Tomes are magical, really. You take a book from your shelf or your table, open it, dive yourselves into the words and with the power of imagination, you’re transported to a whole new place. Your souls and hearts and minds are now resided in a disparate world but you and your physical selves are still here. It’s like being in two places in one time, connected yet separated by the thin veils of papery leaves.
While reading is certainly an experience for the mind, how about the other small things that we barely notice while reading books? How about the feelings of having the tip of your fingers caressing the pages of your book? The smooth sheets beckon your fingers to nimbly flip it, so that you won’t do any damages to the paper. Paper is such a fragile element, but its rather short permanence makes it much more valuable.
The rustling sounds that the pages of paper make as you turn them one by one, aurally inviting as you continue your adventure in words. The sounds are like music. The pace changes, always, depending on how fast or how slow you read a book. When you get excited, suspenseful, anxious, the sound comes like a fast flowing tempo. When you savour the most intimate moments, the part where the characters are at their most vulnerable, damaged state, the part where emotions are abound, the rhythm of the paper slows down.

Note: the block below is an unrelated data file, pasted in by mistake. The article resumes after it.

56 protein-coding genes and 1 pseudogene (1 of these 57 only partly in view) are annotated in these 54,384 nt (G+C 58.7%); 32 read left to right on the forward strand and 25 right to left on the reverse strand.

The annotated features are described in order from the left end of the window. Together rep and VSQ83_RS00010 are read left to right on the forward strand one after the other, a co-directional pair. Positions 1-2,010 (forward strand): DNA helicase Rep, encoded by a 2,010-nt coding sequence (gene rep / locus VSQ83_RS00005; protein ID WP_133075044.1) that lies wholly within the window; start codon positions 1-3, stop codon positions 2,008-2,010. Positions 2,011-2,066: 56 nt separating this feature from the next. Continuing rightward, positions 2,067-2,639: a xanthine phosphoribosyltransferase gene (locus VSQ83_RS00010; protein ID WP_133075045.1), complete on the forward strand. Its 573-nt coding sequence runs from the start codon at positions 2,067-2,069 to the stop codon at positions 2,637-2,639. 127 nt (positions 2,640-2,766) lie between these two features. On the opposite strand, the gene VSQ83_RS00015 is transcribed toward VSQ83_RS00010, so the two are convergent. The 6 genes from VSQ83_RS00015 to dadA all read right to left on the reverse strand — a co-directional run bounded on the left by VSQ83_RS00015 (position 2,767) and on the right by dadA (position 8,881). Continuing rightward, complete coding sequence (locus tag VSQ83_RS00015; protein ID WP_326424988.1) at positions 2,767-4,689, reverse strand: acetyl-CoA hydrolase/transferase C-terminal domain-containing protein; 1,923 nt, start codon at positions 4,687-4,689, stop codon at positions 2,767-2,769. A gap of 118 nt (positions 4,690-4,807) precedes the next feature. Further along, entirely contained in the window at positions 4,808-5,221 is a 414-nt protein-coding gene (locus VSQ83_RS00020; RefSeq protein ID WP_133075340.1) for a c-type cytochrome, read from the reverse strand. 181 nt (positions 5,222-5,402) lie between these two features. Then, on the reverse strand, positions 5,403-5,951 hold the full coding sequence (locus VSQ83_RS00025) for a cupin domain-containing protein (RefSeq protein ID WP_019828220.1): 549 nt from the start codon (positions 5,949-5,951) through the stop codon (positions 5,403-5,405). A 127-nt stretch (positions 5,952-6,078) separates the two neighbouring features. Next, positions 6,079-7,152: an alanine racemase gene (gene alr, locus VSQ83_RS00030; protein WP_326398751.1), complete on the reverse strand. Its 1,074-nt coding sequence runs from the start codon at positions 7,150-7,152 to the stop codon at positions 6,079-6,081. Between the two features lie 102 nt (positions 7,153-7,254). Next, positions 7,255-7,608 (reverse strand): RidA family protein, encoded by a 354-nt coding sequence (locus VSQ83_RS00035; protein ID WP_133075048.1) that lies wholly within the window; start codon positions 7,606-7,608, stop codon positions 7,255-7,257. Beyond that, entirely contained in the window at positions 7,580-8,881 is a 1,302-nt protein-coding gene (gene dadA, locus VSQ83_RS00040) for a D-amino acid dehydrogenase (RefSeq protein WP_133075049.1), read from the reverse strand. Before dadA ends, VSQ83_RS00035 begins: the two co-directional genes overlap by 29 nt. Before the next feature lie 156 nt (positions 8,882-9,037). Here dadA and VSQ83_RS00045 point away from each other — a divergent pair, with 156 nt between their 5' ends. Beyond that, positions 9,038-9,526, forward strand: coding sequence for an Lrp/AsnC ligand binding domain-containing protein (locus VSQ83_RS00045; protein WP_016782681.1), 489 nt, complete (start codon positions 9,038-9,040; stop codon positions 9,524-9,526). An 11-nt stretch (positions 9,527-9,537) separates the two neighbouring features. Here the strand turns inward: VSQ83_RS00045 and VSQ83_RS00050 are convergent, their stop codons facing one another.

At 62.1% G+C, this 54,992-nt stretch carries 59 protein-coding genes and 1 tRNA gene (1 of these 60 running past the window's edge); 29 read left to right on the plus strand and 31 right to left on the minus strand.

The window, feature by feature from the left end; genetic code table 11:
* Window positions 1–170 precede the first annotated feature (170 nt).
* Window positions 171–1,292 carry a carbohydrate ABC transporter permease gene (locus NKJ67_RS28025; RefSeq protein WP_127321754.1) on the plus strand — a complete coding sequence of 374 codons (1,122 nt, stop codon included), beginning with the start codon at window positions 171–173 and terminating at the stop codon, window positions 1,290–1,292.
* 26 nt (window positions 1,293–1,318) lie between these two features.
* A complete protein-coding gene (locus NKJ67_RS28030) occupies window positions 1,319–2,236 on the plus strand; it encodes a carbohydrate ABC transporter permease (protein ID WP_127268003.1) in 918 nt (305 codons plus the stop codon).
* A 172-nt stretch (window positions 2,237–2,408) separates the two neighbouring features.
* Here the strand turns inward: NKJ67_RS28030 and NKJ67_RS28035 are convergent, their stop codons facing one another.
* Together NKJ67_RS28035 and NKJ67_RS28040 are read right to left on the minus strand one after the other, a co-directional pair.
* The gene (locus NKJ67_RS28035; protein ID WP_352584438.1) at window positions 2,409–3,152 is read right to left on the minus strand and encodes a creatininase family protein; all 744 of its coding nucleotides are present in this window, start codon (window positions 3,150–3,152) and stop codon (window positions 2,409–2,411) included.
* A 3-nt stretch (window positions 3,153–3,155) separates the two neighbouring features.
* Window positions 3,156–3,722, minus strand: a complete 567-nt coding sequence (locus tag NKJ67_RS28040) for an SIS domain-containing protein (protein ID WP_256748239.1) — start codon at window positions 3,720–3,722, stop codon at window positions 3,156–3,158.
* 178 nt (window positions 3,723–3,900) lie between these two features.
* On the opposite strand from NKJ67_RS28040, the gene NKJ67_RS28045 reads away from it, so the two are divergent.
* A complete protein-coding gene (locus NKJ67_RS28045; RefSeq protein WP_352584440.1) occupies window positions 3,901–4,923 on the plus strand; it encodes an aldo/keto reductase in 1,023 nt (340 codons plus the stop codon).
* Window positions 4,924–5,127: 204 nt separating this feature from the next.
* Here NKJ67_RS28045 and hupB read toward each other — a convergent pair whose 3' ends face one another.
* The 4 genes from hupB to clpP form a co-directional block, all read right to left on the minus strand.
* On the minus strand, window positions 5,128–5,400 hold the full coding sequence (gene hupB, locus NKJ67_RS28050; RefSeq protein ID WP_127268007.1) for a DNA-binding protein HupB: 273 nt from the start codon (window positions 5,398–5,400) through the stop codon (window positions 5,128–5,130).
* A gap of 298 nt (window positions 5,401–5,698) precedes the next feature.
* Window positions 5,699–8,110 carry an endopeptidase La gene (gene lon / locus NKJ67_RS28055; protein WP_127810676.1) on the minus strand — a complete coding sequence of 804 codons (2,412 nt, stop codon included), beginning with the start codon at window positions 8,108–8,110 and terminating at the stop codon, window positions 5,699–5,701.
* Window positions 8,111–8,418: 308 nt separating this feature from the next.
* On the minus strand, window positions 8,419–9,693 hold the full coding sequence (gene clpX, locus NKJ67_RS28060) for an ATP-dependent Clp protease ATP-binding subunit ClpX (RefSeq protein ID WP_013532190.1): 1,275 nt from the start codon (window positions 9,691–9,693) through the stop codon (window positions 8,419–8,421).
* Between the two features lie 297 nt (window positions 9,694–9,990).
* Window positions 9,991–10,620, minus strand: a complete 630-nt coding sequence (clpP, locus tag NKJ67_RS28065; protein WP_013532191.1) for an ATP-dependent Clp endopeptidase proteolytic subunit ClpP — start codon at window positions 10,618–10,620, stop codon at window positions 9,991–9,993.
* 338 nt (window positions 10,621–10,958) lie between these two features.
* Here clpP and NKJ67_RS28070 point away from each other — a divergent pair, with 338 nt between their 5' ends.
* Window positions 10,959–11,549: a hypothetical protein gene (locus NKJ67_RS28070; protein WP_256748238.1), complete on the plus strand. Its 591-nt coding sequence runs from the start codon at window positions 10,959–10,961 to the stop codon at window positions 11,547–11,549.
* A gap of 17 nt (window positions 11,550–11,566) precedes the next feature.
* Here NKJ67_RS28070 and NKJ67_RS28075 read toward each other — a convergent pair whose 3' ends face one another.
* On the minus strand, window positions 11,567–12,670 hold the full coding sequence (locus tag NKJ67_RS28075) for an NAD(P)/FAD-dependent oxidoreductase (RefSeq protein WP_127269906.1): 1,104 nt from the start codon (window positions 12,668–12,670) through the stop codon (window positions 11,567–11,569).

Have you ever smelled your books? I just love the smell of new books, old books… okay maybe books of all ages. You just can’t get enough of it. The smell of books is caused by a natural alcohol found in woods that is known as ‘lignin’. Old books will generally have a sweet wonderful scent of faint vanilla and grass. Lignin is the natural aroma of woods, the natural aroma of books. You can’t get any better than that and it is aptly fitted to the fact that books are the food for your soul.
As books grow old, the pages started to yellow, and you may notice the blots and patches of rusty colours here and there. We call those patches ‘foxing stains’. On the downside, it is a sign that the books are deteriorating, a normal process, yes, but certainly not a welcomed one. In a way, however, I love seeing those marks. It shows that the books are growing old, just like how we are getting older and older every single day. I’ll make sure that my books will stay with me as long as I live.
Books are my treasures. The words inspire, the stories enthrall, the bound pages held either by threads or glue are the guardians of our imagination. For eons, books have worked for us, for eons to come, they shall stay that way.